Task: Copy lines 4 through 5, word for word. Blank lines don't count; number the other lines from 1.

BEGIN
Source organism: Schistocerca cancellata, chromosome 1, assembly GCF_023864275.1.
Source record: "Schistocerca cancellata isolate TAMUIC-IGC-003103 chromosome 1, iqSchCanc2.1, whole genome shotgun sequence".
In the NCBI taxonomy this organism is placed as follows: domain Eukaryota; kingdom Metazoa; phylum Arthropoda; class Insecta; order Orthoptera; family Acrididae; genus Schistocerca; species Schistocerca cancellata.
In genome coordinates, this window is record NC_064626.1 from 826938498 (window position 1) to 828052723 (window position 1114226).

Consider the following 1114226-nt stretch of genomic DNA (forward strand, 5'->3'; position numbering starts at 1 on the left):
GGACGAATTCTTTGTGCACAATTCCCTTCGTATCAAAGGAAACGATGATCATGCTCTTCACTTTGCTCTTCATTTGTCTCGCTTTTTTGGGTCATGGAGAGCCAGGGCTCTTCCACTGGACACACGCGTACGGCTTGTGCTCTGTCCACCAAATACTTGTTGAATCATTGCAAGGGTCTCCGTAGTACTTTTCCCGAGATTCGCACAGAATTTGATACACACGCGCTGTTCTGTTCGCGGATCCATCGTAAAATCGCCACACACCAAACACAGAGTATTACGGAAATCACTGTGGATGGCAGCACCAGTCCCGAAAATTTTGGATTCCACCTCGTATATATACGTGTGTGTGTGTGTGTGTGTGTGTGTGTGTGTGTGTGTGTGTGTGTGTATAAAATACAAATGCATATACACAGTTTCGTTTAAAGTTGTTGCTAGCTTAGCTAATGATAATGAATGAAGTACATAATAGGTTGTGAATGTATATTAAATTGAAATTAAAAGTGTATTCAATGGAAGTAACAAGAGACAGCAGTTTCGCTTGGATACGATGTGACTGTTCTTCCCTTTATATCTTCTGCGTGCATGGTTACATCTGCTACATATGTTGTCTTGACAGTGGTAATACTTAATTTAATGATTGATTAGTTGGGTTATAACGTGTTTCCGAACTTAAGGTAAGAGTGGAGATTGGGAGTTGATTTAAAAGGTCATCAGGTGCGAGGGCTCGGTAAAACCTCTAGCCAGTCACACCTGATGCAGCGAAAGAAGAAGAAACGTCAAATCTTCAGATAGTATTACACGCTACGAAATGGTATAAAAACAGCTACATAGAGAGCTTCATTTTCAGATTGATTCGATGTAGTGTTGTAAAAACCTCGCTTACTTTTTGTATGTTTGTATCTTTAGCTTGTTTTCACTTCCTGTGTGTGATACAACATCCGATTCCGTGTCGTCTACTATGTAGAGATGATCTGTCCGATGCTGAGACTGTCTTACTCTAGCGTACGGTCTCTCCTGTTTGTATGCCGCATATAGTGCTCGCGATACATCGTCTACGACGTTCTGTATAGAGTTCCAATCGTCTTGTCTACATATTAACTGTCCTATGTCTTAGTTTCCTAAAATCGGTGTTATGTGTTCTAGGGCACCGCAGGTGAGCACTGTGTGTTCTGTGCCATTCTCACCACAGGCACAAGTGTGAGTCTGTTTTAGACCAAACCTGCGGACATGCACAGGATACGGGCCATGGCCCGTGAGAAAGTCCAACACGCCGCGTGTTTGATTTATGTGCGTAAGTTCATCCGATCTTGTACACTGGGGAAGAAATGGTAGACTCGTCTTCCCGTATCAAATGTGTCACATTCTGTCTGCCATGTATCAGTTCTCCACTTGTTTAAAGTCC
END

In genome coordinates, this window is record NC_064626.1 from 826938498 (window position 1) to 828052723 (window position 1114226).

Consider the following 1114226-nt stretch of genomic DNA (forward strand, 5'->3'; position numbering starts at 1 on the left):